There is a saying that cancer treatment is a full-time job, and it is much more literal than you might expect. While I was in the hospital, people frequently had the impression that I was bored. I didn’t have time to be bored (also, only boring people get bored but that is a whole nother blog post).
Quite like a full-time job, my day was chock-full of underwhelming activities. On a typical day, I might wake up and take morning meds, have a scheduled test like an echo, spend some time forcing bland hospital food down my throat (unless I was NPO – god help me either way), and then meander to the playroom for the early afternoon. Later, I might be drugged up and given some nasty infusion (this one hopefully doesn’t run too parallel to any of your full-time jobs). Then it’s time for dinner, some reading if I feel well enough, and catching up on emails and texts. It really is like a job, only way worse.
Lately, I’ve been getting back to a new normal. I am taking Calc 2, Biostatistics, and Immunology at UC Berkeley Extension, working on founding a chapter of Be the Match with some other Stanford students, doing research part-time in pediatric oncology, and writing tons. It’s like a whole real life! I’m hoping to return to school in January, but that might be pushing it. Maybe March. The point is that it’s in sight.
October 24 will mark 13 months post-transplant, and for the first time I have not spent the whole month counting down to the 24th. If I’m being honest, the reason that I count down to the 24th is so that, should I relapse, I can say it happened after X months. The more months you are post-transplant, the higher your chances for survival. So it sounds much better to say “I relapsed 12 months post-transplant” than to admit 6 or 4 or 2. But I’m over that now – aside from my grumbling about GVH and treatment and my weird hair and steroids (which there is a lot of), I’m starting to move on from the whole cancer thing. For the first time, I feel like I am more likely to survive than to die.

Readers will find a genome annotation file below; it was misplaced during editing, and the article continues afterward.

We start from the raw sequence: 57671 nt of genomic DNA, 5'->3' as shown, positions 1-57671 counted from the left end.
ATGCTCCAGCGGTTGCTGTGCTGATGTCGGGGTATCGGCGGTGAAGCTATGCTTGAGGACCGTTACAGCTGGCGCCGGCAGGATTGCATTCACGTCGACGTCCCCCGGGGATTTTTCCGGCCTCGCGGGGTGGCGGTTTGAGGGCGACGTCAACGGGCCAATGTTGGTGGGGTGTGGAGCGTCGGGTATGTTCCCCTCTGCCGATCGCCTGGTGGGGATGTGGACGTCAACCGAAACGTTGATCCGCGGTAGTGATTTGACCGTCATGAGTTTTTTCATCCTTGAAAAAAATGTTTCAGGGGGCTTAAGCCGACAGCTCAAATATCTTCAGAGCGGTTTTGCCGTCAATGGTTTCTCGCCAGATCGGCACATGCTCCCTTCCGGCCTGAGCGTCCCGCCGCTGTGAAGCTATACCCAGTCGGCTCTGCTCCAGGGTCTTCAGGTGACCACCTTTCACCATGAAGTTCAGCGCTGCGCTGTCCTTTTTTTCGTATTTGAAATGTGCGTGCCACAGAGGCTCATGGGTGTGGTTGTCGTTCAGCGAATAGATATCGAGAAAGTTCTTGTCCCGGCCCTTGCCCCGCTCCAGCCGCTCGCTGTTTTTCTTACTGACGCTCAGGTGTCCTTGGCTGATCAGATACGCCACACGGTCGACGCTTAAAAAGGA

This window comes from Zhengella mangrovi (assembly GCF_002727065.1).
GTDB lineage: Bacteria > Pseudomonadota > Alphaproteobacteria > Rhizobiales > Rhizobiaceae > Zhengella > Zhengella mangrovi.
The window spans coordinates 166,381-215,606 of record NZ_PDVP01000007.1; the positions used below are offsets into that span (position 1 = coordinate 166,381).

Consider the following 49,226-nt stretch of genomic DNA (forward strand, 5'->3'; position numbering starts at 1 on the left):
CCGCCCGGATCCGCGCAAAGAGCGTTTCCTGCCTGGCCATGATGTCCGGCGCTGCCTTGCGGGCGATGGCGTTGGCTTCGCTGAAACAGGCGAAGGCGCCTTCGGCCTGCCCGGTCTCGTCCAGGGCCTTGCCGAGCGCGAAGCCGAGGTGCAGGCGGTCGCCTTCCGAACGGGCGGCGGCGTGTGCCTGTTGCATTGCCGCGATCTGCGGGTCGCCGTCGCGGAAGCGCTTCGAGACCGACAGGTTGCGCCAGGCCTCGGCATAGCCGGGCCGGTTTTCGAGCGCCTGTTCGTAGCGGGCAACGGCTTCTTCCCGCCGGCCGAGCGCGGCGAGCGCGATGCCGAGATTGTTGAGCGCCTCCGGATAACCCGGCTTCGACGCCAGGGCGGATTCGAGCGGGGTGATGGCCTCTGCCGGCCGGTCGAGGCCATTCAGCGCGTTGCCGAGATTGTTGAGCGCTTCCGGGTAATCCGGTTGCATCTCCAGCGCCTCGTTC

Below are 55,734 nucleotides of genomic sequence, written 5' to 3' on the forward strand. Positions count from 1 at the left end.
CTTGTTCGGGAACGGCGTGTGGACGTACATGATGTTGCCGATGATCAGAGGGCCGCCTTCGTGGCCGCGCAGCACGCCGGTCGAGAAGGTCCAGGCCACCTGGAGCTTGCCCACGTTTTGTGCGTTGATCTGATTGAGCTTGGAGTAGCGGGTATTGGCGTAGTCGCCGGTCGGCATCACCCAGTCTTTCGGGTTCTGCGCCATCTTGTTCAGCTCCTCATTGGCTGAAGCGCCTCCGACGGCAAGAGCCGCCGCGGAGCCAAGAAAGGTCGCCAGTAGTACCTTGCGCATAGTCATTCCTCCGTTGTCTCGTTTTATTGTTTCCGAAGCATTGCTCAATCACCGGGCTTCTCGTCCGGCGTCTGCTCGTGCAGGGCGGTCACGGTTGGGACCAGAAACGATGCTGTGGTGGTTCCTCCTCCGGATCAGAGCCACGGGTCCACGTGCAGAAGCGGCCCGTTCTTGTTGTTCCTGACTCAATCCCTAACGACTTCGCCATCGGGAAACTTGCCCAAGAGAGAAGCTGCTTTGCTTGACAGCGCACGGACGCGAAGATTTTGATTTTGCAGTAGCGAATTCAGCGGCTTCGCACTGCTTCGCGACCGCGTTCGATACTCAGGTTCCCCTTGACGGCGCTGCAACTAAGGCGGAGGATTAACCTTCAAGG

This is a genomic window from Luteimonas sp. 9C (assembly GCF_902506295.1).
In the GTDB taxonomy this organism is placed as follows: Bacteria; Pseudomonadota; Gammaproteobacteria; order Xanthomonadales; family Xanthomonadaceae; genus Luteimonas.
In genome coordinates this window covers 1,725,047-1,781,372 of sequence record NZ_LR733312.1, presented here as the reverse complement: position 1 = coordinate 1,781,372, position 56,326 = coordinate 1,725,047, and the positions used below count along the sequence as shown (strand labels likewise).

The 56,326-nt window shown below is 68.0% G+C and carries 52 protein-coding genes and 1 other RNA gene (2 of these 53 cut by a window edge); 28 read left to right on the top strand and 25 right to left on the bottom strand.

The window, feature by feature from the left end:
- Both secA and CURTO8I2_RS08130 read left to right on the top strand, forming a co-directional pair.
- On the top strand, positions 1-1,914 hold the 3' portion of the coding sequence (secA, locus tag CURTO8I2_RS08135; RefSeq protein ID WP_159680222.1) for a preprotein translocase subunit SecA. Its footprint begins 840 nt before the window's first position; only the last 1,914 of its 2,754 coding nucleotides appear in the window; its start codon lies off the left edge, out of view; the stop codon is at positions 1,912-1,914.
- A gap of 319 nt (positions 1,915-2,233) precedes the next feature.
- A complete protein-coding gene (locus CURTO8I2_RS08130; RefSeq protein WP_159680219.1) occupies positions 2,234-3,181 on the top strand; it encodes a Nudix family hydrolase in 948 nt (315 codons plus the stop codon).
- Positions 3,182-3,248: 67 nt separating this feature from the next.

In the mean time, I have recently become a more real writer. I took a writing class over summer and am applying to some cool writing classes at Stanford in winter (Stanford has so many applications – jeez guys, you already let me in can’t you give me a break). I also guest blogged for Cath in College (click here). Soon, you will see a post from me on the blog of pediatric cancer non-profit A Dollar Campaign. Most excitingly, I was recently asked to write an article for Stanford Magazine, which reaches over 250,000 readers. By the way, I also submitted an article to the NYT, which was predictably ignored. It was worth a shot, right? I am considering making one of those facebook fan pages to build up a readership for articles and (hopefully) an eventual book, but I can’t decide if that’s too self-indulgent. I’ll keep you posted on my thoughts.
Anyway, life is inching its way back to normal. Cancer isn’t something you “get over.” It’s more something that I will always live with, and I hope that as the steroids go away and I stop looking like my face is a planet and my hair grows in more and my body gets stronger it will be less a part of me. But it will always be there. Just not as my full-time job.
For fun, I will leave you with this great picture of me and Sara, who is my AML sister and a true firecracker.
For comparison, here is us a year ago: